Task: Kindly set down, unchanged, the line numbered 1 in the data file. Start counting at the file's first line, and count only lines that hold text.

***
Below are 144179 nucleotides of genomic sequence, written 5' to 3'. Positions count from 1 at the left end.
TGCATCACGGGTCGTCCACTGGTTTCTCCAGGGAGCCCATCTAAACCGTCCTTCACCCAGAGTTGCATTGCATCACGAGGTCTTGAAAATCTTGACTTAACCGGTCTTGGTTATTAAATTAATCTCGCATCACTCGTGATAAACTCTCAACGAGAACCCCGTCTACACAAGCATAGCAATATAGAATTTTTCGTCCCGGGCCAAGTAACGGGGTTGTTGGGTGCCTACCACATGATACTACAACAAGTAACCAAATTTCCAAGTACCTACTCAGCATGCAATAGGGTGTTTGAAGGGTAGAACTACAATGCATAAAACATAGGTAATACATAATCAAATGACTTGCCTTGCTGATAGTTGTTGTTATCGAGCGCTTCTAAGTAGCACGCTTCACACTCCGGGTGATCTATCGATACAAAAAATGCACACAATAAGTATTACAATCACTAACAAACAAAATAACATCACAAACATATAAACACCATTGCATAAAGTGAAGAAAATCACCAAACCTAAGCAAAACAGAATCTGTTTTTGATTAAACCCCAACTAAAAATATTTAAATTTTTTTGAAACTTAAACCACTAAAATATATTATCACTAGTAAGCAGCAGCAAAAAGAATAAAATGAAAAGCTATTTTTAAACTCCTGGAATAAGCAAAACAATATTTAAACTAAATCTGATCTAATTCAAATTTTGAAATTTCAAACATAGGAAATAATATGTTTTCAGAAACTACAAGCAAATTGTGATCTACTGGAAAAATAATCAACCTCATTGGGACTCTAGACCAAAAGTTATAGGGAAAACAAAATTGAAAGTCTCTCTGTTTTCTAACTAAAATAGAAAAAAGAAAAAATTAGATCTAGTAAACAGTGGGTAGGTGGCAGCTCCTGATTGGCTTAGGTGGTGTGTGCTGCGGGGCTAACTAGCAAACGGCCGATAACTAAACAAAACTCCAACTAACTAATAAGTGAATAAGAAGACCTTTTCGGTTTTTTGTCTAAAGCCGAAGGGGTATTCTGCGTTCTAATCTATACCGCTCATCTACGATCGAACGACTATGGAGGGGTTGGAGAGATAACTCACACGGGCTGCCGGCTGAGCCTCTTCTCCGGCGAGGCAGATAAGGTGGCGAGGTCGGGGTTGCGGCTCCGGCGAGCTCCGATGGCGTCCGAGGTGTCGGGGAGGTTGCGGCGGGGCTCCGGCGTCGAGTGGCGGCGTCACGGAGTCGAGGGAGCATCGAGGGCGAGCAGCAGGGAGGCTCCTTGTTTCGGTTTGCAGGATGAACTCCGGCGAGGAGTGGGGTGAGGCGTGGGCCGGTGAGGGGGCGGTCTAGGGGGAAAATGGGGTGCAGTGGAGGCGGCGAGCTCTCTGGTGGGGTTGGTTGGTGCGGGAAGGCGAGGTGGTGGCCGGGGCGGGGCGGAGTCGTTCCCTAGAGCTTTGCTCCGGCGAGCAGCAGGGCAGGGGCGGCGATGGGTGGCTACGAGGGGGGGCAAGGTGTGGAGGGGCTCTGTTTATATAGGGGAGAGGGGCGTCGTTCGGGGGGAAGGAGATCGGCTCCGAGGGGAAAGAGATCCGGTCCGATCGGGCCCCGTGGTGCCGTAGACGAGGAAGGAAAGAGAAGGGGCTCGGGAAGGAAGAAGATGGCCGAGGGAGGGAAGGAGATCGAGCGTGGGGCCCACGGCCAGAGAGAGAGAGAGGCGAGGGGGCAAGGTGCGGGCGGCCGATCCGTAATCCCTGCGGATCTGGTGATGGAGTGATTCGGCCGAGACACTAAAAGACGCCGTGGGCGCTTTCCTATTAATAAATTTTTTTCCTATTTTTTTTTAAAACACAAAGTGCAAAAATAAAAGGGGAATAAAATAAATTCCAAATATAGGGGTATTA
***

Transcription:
Below are 144179 nucleotides of genomic sequence, written 5' to 3'. Positions count from 1 at the left end.